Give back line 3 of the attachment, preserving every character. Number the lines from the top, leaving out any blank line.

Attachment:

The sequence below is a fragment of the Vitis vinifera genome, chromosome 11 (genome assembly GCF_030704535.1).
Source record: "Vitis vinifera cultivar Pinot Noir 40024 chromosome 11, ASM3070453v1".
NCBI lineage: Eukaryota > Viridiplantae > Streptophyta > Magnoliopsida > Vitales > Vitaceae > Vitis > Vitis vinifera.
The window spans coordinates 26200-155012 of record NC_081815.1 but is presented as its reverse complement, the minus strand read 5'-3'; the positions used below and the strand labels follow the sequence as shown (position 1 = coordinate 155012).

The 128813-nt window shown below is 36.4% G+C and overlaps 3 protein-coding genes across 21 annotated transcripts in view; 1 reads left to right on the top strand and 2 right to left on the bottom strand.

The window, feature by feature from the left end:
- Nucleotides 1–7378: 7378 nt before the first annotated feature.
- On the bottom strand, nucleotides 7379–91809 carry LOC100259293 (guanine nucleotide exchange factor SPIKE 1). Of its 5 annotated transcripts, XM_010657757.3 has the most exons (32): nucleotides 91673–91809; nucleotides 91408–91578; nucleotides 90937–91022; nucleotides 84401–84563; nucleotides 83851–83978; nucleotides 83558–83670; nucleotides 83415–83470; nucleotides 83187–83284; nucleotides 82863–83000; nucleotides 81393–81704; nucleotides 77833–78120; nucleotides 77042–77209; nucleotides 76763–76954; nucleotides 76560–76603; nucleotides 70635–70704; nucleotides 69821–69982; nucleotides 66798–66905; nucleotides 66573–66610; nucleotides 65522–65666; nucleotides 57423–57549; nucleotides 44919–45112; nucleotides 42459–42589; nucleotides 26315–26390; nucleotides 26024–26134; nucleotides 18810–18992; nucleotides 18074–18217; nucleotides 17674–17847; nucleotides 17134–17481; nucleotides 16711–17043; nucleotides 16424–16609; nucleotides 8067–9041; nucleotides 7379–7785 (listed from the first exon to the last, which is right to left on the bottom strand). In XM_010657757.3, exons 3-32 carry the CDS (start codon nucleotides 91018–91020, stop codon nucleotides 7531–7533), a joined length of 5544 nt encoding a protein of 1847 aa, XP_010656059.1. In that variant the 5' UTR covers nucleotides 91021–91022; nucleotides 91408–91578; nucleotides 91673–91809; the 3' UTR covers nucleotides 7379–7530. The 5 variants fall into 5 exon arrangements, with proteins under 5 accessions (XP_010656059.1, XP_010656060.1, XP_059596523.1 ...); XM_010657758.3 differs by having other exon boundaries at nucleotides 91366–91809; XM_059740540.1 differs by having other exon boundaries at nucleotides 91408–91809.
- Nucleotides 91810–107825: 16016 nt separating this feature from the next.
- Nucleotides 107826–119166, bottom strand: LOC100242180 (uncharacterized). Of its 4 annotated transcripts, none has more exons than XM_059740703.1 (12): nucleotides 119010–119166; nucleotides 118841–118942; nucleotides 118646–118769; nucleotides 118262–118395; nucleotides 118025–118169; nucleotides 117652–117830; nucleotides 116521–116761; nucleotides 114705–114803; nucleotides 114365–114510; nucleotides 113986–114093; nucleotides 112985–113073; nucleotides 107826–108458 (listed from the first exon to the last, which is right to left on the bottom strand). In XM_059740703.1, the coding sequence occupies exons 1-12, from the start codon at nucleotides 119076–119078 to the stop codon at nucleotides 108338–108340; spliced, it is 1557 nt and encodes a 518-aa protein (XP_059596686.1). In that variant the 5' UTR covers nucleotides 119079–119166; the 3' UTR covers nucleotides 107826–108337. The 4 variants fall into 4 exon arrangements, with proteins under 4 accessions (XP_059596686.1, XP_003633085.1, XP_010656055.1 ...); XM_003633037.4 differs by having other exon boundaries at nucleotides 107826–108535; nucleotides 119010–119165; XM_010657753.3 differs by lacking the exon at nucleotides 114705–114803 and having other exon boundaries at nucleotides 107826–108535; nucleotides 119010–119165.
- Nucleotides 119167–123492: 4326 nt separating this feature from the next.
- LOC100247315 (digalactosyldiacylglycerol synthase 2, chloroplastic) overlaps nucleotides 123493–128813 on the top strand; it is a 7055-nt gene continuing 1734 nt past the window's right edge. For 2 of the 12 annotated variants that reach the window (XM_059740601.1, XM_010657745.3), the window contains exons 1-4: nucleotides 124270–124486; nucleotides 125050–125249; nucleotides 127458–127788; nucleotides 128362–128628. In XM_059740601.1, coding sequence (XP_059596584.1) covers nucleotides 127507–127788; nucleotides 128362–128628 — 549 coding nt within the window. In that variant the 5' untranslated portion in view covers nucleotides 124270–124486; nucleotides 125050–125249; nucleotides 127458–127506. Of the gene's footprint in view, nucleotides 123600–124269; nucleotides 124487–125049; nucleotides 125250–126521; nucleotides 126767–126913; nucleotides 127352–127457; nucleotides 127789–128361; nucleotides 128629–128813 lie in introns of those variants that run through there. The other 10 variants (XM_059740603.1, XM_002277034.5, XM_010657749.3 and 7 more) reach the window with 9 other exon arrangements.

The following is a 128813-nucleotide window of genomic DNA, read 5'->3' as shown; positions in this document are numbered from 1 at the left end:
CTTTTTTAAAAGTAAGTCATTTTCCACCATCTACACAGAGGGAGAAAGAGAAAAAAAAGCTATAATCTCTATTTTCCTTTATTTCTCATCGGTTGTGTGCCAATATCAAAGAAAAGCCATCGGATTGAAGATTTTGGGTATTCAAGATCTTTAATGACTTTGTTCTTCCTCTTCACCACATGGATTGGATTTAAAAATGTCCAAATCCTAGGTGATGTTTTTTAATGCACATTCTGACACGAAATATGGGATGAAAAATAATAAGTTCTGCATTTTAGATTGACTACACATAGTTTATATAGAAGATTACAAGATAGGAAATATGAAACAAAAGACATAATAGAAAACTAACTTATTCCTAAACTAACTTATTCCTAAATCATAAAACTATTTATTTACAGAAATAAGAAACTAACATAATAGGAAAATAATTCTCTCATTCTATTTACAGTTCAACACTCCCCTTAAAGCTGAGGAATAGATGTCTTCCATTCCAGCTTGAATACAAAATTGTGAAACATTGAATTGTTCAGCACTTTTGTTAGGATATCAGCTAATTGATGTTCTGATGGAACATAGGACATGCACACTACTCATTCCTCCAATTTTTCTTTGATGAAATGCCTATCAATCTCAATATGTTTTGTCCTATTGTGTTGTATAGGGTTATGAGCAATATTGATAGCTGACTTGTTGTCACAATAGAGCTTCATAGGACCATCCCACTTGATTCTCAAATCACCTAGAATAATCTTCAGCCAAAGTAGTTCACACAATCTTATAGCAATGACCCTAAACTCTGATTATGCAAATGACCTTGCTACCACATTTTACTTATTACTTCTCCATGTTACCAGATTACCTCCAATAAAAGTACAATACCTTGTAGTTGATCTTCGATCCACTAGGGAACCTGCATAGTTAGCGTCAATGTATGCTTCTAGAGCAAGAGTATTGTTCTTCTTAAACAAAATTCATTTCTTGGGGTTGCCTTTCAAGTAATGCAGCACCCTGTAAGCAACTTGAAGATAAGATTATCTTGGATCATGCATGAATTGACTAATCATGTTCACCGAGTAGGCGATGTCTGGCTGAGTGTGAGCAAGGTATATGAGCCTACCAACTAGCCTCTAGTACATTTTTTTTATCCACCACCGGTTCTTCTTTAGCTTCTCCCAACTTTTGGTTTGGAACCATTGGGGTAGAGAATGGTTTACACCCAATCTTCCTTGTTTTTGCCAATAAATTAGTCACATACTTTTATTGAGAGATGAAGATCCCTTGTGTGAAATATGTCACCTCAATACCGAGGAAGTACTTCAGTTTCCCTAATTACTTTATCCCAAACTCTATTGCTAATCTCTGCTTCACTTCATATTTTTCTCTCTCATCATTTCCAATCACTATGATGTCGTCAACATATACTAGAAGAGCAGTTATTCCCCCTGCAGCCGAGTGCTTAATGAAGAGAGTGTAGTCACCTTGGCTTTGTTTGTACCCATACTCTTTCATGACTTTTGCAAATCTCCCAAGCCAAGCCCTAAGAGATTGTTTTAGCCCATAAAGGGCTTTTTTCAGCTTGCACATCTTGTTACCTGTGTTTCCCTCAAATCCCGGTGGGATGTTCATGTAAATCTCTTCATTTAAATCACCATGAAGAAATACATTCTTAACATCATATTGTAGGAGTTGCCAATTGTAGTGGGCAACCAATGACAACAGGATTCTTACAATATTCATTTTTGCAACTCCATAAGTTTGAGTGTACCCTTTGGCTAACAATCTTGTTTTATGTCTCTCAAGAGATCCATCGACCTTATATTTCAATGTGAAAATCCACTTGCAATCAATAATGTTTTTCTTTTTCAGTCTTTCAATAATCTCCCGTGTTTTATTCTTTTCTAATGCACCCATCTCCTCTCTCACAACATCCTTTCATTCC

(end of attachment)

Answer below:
NCBI lineage: Eukaryota > Viridiplantae > Streptophyta > Magnoliopsida > Vitales > Vitaceae > Vitis > Vitis vinifera.